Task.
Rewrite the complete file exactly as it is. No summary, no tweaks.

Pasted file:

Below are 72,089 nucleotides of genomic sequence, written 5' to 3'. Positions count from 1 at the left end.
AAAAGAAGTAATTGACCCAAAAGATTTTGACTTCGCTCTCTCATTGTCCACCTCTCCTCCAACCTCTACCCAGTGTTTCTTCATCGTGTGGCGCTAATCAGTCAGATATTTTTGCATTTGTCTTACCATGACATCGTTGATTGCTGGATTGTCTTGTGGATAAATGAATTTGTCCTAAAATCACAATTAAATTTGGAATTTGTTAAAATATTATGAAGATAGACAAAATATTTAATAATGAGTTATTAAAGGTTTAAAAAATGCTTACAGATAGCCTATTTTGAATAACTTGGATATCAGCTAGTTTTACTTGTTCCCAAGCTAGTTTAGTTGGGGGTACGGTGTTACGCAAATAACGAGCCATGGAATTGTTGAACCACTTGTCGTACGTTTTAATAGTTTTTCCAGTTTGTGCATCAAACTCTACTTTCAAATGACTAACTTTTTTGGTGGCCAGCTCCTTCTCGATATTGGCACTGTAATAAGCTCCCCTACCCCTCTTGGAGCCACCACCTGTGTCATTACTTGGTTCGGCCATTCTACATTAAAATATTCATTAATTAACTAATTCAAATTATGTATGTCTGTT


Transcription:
Below are 72,089 nucleotides of genomic sequence, written 5' to 3'. Positions count from 1 at the left end.
AAAAGAAGTAATTGACCCAAAAGATTTTGACTTCGCTCTCTCATTGTCCACCTCTCCTCCAACCTCTACCCAGTGTTTCTTCATCGTGTGGCGCTAATCAGTCAGATATTTTTGCATTTGTCTTACCATGACATCGTTGATTGCTGGATTGTCTTGTGGATAAATGAATTTGTCCTAAAATCACAATTAAATTTGGAATTTGTTAAAATATTATGAAGATAGACAAAATATTTAATAATGAGTTATTAAAGGTTTAAAAAATGCTTACAGATAGCCTATTTTGAATAACTTGGATATCAGCTAGTTTTACTTGTTCCCAAGCTAGTTTAGTTGGGGGTACGGTGTTACGCAAATAACGAGCCATGGAATTGTTGAACCACTTGTCGTACGTTTTAATAGTTTTTCCAGTTTGTGCATCAAACTCTACTTTCAAATGACTAACTTTTTTGGTGGCCAGCTCCTTCTCGATATTGGCACTGTAATAAGCTCCCCTACCCCTCTTGGAGCCACCACCTGTGTCATTACTTGGTTCGGCCATTCTACATTAAAATATTCATTAATTAACTAATTCAAATTATGTATGTCTGTT